package Acme::RunDoc;

use strict;
use autodie;

BEGIN {
	$Acme::RunDoc::AUTHORITY = 'cpan:TOBYINK';
	$Acme::RunDoc::VERSION   = '0.002';
}

# 'undef' is Text::Extract::Word's default filter, and probably the only
# one that makes sense.
use constant FILTER => undef;

use Carp qw//;
use Data::Dumper qw//;
use File::Spec;
use IO::File;
use Text::Extract::Word;
use Module::Runtime qw//;

sub do
{
	my ($class, $file) = _args(@_);
	my $text = Text::Extract::Word->new($file)->get_body(FILTER)
		or CORE::do { $! = 'cannot read file'; return undef };
	return CORE::eval($text);
}

sub require_file
{
	my ($class, $file) = _args(@_);
	my $fh = IO::File->new($file, 'r')
		or Carp::croak("Could not require file $file: $!");
	$class->do($fh) or Carp::croak("Could not require file $file: $@");
}

sub require
{
	my ($class, $module) = _args(@_);
	(my $filename = Module::Runtime::module_notional_filename($module))
		=~ s{ \.pm $ }{ '.docm' }ex;
	my ($file) = 
		grep { -e $_ }
		map { File::Spec->catfile($_, $filename) }
		@INC;
	Carp::croak("Could not find $filename in \@INC: ".join q{ }, @INC)
		unless defined $file;
	$class->require_file($file);
}

sub use
{
	my ($class, $module, @args) = _args(@_);
	$class->require($module);
	
	{
		my $import = $module->can('import');
		@_ = ($module, @args);
		goto $import if $import;
	}
}

sub import
{
	my ($class, @args) = _args(@_);
	my $caller = scalar caller;
	local $Data::Dumper::Indent = 0;
	while (@args)
	{
		my $module = shift @args;
		my $args   = ref $args[0] ? shift @args : undef;
		my $eval = sprintf(
			"{ package %s; my \@args = %s; Acme::RunDoc->use('%s', \@args); }",
			$caller,
			ref $args eq 'HASH'
				? sprintf('do { my %s; %%$VAR1 }', Data::Dumper::Dumper($args))
				: ref $args
				? sprintf('do { my %s; @$VAR1 }',  Data::Dumper::Dumper($args))
				: '()',
			$module,
			);
		eval "$eval; 1" or Carp::croak($@);
	}
}

sub _args
{
	my (@args) = @_;
	return @args if $args[0] eq __PACKAGE__;
	return @args if UNIVERSAL::can($args[0] => 'isa')
	             && $args[0]->isa(__PACKAGE__);
	unshift @args, __PACKAGE__;
	return @args;
}

__FILE__
__END__

=head1 NAME

Acme::RunDoc - executes a Microsoft Word document as if it were Perl code

=head1 SYNOPSIS

 Acme::RunDoc->do("helloworld.doc"); 

=head1 DESCRIPTION

It is recieved wisdom that word processors are better than text editors.
After all, you can style your documents with different fonts and colours;
you can take advantage of the built-in spell check; and your ugly single
and double quote characters get auto-replaced with "smart" curly versions.

This module allows you to run Perl documents edited in Microsoft Word
(and other word processors capable of saving in the ".doc" format) as
normal Perl code. You can write scripts and run them like this:

  perl -Microsoft::Word helloworld.doc

or call them from other files using:

  Acme::RunDoc->do("helloworld.doc");

You can write Perl modules using Microsoft Word too. (Just take care to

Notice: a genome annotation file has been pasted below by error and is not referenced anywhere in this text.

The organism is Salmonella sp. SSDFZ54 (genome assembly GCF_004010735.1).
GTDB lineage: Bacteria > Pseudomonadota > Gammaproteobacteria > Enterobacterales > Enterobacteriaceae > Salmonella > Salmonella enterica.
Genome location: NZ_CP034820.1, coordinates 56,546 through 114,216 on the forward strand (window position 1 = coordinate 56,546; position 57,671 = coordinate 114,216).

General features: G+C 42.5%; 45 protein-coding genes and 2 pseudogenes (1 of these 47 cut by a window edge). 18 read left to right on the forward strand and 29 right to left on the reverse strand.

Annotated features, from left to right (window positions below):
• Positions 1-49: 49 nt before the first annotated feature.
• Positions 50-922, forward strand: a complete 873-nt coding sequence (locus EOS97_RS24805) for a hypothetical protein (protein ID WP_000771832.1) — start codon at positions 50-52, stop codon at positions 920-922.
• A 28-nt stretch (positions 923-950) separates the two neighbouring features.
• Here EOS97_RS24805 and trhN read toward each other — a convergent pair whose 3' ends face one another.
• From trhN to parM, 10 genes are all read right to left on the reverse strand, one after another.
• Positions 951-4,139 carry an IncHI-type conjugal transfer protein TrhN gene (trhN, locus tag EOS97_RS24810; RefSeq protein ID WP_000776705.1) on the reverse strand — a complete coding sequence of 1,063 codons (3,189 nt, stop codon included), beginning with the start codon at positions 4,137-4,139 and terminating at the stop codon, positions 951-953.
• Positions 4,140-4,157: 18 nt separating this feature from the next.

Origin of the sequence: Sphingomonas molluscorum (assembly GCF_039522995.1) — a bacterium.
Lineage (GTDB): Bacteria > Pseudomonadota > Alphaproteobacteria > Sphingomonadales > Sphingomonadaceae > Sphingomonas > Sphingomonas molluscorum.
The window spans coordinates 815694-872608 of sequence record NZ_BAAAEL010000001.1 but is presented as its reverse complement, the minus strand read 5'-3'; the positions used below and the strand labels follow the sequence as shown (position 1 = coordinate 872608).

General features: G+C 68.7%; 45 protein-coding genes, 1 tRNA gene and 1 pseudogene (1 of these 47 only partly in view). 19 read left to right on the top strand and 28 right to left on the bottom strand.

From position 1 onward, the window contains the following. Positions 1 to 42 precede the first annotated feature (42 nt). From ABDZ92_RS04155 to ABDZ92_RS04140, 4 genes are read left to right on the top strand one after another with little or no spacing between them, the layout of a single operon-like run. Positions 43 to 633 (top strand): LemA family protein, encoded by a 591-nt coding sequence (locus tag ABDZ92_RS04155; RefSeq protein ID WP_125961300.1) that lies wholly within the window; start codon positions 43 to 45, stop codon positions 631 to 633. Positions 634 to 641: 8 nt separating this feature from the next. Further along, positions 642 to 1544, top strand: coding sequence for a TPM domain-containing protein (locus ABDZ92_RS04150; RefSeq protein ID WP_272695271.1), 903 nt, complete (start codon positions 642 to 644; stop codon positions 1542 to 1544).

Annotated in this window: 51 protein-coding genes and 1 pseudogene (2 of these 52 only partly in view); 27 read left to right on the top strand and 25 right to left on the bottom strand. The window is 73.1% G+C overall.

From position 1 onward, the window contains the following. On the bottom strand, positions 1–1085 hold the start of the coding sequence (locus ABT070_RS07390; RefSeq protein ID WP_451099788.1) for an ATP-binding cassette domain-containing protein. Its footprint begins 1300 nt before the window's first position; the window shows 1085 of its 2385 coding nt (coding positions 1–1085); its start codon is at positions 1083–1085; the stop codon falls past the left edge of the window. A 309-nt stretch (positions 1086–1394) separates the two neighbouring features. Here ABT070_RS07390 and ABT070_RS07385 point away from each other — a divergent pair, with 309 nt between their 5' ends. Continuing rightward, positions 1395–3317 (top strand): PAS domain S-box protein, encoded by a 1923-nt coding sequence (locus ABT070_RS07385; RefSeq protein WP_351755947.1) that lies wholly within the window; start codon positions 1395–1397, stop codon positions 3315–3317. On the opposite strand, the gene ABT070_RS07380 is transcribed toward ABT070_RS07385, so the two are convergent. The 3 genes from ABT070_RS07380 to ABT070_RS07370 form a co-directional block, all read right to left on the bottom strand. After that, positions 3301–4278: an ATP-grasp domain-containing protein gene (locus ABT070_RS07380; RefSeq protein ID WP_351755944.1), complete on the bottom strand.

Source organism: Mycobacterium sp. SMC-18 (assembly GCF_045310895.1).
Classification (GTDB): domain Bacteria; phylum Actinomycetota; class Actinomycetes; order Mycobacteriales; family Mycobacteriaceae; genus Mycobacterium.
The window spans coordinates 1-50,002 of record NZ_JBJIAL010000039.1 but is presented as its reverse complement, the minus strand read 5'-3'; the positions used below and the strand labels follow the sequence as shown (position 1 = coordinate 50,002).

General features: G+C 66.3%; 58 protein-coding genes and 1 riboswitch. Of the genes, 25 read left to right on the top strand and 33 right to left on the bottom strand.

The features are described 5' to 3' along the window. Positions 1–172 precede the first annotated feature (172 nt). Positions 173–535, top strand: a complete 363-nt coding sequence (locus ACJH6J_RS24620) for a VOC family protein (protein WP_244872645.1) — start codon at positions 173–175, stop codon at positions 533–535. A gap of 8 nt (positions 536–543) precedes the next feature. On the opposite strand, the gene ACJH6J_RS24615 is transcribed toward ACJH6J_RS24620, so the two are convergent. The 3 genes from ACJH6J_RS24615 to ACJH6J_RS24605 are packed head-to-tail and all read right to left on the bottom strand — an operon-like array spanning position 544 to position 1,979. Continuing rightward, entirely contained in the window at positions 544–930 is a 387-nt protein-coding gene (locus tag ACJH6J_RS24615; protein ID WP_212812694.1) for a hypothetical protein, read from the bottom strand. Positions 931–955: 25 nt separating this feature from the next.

rename ".doc" to ".docm".) To "require" them:

  Acme::RunDoc->require_file("Hello/World.docm");
  Acme::RunDoc->require("Hello::World");

Acme::RunDoc searches C<< @INC >> just like you'd expect.

You can even "use" modules written in Microsoft Word:

  BEGIN {
    require Acme::RunDoc;
    Acme::RunDoc->use("Hello::World", "greet");
  }

There's a handy shortcut for that too:

  use Acme::RunDoc "Hello::World" => ["greet"];

=head2 C<< do($file) >>

This module provides a class method C<do> which works in an analagous method
to Perl's built-in C<< do $file >> function. In other words, it reads the
contents of the file, and executes it (via C<eval>).

Unlike Perl's built-in, it expects the Perl code to be in Microsoft Word's
"doc" format. Headers, footers, footnotes and annotations are ignored.
"Smart quotes" should be treated as their normal ASCII equivalents.

It may take a file name or an open file handle. (The filehandle needs to be
seekable - see L<IO::Seekable> and L<IO::File>.)

=head2 C<< require_file($file) >>

This class method is analagous to Perl's built-in C<< require $file >>
function. Performs a C<do> on the given filename, but croaks if the file
returns false at the end.

=head2 C<< require($module) >>

This class method is analagous to Perl's built-in C<< require Module >>
function.

Unlike Perl's built-in, it expects Module::Foo to correspond to the file
"Module/Foo.docm".

=head2 C<< use($module) >>

This class method is analagous to Perl's built-in C<< use Module >> function.

Unlike Perl's built-in, this is not automatically executed at compile time.
You'll need to wrap it in a C<< BEGIN { ... } >> block for that to happen.

Unlike Perl's built-in, there is no method for skipping the module's C<import>
method. If you don't want to run C<import>, then just C<require> the module.

=head2 C<< import($module1, \@args1, ...) >>

A handy shortcut for:

 BEGIN {
   require Acme::RunDoc;
   Acme::RunDoc->use($module1, @args1);
   Acme::RunDoc->use($module2, %args2);
   Acme::RunDoc->use($module3);
 }

is:

 use Acme::RunDoc
     $module1  => \@args1,
     $module2  => \%args2,
     $module3  => undef;

(See the sections on C<use>, C<import> and C<require> in L<perlfunc> if any
of that confuses you.)

=head1 SEE ALSO

L<icrosoft::Word>, L<Text::Extract::Word>.

=head1 AUTHOR

Toby Inkster E<lt>tobyink@cpan.orgE<gt>.

=head1 COPYRIGHT AND LICENCE

This software is copyright (c) 2012 by Toby Inkster.

This is free software; you can redistribute it and/or modify it under
the same terms as the Perl 5 programming language system itself.

=head1 DISCLAIMER OF WARRANTIES

THIS PACKAGE IS PROVIDED "AS IS" AND WITHOUT ANY EXPRESS OR IMPLIED
WARRANTIES, INCLUDING, WITHOUT LIMITATION, THE IMPLIED WARRANTIES OF
MERCHANTIBILITY AND FITNESS FOR A PARTICULAR PURPOSE.